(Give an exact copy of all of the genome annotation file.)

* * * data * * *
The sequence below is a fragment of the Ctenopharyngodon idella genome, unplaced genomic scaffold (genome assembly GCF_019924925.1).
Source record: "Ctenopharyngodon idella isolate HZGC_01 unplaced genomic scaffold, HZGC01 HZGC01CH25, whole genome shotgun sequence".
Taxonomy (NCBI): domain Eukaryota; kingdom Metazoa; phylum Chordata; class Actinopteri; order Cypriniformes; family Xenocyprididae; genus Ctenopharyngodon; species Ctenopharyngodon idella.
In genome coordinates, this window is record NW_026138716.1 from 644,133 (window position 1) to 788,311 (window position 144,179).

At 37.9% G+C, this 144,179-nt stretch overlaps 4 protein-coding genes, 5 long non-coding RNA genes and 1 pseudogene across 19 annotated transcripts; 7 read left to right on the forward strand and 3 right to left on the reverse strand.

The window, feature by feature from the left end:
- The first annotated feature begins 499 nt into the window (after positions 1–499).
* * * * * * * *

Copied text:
The sequence below is a fragment of the Ctenopharyngodon idella genome, unplaced genomic scaffold (genome assembly GCF_019924925.1).
Source record: "Ctenopharyngodon idella isolate HZGC_01 unplaced genomic scaffold, HZGC01 HZGC01CH25, whole genome shotgun sequence".
Taxonomy (NCBI): domain Eukaryota; kingdom Metazoa; phylum Chordata; class Actinopteri; order Cypriniformes; family Xenocyprididae; genus Ctenopharyngodon; species Ctenopharyngodon idella.
In genome coordinates, this window is record NW_026138716.1 from 644,133 (window position 1) to 788,311 (window position 144,179).

At 37.9% G+C, this 144,179-nt stretch overlaps 4 protein-coding genes, 5 long non-coding RNA genes and 1 pseudogene across 19 annotated transcripts; 7 read left to right on the forward strand and 3 right to left on the reverse strand.

The window, feature by feature from the left end:
- The first annotated feature begins 499 nt into the window (after positions 1–499).